The Pursuit of Dreams
The first novel I ever wrote, I showed to my friend, who happened to be a psychiatrist. She muttered suitable words of praise, but I had other priorities on my mind and let it languish in a drawer.
Thanks God. I was twenty-two years old. The book was awful.
The second novel I wrote, two years later, I was so pleased with that I sent it off to a publisher without seeking feedback or suggestions from a single person other than my husband. And my husband, like most spouses, knew what was good for him.
Fortunately the publisher rejected it. And the next one, and the next one. I had quite the stack of manuscripts moldering in the bottom of my basement drawer before I finally sold my first book. By then I had learned a thing or two. One of the most valuable lessons I learned is that a writer can’t write a novel by themselves. We get too close to the story, we love every one of our precious words and every delicious scene. We need an honest, discerning, objective critic who comes to the story fresh and without preconceptions or bias, who can question the words we use and the images we paint, criticize the credibility of the characters, point out the plot holes, tell us when the story is boring, confusing, clichéd or just plain dumb.
I’m grateful to all those rejections; each one of them sent me back to the drawing board, more determined than ever to find out what I was doing wrong. In the end, they forced me to seek out a critiquing group, and it was from and with those fellow critics that I really learned to write. Learned to polish and re-polish, to research, to question and double-check. If I had been unlucky enough to have had my first books published, I would still be trying to live them down today. Those books didn’t deserve to see the light of day. It takes time, determination and continual self-improvement to become a decent writer, a process that really never ends.
Today I sent my ninth Inspector Green novel off to my critiquing group, as well as to a couple of other technical specialists who will read it for accuracy. I know it’s not perfect, but I know they will all find interesting points to critique, and together it will make the story better. I consider each comment carefully, decide what to do with it, and make the changes to the manuscript that I feel are right. It is still my story, but by bouncing it off other people, I see how that story comes across on the page, not just in my mind’s eye.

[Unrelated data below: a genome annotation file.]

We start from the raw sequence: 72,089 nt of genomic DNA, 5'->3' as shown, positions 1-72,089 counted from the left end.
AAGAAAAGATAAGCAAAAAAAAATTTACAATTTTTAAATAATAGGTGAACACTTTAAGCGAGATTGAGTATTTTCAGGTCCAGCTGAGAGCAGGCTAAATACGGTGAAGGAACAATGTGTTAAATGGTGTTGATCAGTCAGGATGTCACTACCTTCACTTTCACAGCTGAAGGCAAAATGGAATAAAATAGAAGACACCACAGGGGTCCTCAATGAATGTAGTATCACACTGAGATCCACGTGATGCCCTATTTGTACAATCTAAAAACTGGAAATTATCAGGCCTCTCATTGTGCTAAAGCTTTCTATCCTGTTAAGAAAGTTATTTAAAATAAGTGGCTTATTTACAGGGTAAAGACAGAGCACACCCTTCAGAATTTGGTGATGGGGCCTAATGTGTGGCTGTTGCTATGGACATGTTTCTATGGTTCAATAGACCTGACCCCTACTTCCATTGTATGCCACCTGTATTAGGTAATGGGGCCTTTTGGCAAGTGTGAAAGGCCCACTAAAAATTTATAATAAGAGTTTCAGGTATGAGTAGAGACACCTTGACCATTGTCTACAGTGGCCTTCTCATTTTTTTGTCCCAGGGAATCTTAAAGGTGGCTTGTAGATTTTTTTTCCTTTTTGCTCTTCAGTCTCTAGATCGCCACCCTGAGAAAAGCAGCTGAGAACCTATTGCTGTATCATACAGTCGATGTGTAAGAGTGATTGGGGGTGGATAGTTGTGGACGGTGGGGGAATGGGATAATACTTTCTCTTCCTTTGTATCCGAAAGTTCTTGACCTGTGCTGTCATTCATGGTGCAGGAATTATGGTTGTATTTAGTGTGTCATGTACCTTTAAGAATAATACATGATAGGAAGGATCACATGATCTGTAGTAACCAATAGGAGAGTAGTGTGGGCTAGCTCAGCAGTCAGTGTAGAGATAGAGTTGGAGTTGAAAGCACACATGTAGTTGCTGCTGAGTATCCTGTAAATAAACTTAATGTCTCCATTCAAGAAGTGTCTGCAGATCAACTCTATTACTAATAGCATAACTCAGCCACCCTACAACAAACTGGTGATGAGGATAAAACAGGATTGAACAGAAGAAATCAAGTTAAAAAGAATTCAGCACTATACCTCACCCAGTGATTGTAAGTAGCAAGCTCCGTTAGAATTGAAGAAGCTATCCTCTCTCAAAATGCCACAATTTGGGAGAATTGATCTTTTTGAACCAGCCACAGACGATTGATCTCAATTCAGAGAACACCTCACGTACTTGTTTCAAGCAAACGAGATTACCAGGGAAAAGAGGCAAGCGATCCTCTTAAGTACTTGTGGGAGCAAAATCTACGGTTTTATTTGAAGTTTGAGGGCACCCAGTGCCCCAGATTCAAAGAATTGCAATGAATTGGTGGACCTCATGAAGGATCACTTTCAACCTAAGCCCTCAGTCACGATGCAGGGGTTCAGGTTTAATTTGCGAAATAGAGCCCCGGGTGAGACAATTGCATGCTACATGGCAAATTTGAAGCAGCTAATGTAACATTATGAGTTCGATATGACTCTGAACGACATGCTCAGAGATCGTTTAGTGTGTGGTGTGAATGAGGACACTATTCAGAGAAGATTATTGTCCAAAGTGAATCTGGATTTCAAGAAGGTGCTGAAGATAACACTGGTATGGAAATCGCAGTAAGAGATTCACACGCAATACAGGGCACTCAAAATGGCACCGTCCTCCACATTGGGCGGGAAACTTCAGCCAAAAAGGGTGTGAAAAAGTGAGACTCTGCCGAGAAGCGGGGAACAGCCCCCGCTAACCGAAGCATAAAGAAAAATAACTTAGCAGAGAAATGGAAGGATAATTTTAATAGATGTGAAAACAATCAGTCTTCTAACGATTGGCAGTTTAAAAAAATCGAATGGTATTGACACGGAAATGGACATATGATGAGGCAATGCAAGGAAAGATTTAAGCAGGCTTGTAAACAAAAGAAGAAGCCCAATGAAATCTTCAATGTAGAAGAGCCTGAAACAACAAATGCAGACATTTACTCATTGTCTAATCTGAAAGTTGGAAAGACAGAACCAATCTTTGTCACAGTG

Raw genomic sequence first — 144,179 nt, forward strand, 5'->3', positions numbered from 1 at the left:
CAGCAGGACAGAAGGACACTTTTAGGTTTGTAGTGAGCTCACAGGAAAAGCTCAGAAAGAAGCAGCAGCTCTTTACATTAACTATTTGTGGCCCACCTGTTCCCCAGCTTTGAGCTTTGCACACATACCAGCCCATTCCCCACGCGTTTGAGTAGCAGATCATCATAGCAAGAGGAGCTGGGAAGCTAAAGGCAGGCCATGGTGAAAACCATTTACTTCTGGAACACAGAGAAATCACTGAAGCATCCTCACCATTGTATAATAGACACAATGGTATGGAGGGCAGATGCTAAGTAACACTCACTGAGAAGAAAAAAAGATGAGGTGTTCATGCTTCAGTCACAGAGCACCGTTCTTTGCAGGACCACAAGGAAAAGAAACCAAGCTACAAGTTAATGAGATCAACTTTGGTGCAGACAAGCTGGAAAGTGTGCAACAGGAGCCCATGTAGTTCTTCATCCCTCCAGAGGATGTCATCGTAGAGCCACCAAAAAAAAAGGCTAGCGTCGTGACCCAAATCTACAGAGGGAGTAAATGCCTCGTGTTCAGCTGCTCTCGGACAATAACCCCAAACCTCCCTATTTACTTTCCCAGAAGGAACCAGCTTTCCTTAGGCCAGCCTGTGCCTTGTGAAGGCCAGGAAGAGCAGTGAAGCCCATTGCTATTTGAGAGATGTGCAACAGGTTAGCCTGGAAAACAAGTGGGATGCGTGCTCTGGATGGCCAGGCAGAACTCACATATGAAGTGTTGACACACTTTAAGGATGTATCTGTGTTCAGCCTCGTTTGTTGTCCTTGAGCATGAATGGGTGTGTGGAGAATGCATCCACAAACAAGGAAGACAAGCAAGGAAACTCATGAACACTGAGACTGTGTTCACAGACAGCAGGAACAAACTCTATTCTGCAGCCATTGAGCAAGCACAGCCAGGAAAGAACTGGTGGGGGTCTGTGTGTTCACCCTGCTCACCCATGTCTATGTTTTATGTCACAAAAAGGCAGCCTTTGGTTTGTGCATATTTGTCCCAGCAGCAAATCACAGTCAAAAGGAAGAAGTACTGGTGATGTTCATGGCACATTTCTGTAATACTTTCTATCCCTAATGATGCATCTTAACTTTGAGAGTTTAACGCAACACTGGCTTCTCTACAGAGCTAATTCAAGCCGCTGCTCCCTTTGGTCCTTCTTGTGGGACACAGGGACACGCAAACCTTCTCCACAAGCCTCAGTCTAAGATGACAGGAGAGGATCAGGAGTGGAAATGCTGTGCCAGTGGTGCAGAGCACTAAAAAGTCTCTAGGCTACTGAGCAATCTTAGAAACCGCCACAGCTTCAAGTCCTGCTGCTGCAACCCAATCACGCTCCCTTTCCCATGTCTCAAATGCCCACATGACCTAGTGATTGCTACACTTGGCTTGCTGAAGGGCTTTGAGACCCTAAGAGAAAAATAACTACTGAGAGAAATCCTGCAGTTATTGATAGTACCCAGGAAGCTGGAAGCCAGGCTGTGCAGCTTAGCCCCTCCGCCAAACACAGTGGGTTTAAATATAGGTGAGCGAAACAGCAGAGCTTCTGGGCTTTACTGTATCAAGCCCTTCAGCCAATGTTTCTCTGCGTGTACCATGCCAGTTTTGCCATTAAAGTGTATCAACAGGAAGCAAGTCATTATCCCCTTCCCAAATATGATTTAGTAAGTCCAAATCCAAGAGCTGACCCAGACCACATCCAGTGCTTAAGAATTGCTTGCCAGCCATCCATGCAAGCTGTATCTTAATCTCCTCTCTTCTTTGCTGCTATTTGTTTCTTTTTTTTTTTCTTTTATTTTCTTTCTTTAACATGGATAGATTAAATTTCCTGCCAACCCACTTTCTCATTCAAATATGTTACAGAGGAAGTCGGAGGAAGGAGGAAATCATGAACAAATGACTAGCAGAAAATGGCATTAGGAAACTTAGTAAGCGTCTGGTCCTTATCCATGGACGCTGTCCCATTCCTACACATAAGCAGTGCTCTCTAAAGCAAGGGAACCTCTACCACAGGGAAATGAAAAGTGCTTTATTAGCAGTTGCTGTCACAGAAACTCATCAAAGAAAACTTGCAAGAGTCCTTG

Once it’s gone through my final writing, it goes through my editor, possibly two editors, at the publisher. One of the casualties of today’s publishing industry is the lack of good, solid opportunities for new writers. The big houses are shrinking their lists and going with big-name authors or catchy storylines. Vampires, apparently. Smaller houses, which might take risks on a new author or a fresh story concept, are struggling to stay afloat. Meanwhile, authors are being encouraged to bypass this bottleneck entirely by entering the self-publishing and ebook publishing worlds. The lines are blurring, indeed disappearing, between publisher, printer, distributor and bookseller. Amazon is all of those. In the short term, they trade in hopes and dreams and pride, but ultimately they may impede our growth as writers..
I’m not saying there is never a time for self-publishing nor that all such books are lacking. Excellent books by amazing writers are published this way every year. It is the ones that are out before their time, before they are given the chance to become the best they can be, that are losing out.
Barbara Fradkin is a child psychologist with a fascination for how we turn bad. In addition to her darkly haunting short stories in the Ladies Killing Circle anthologies, she writes the gritty, Ottawa-based Inspector Green novels which havewon back to back Arthur Ellis Awards for Best Novel from Crime Writers of Canada. The eighth in the series, Beautiful Lie the Dead, explores love in all its complications. And, her new Rapid Read from Orca, The Fall Guy, was launched last May.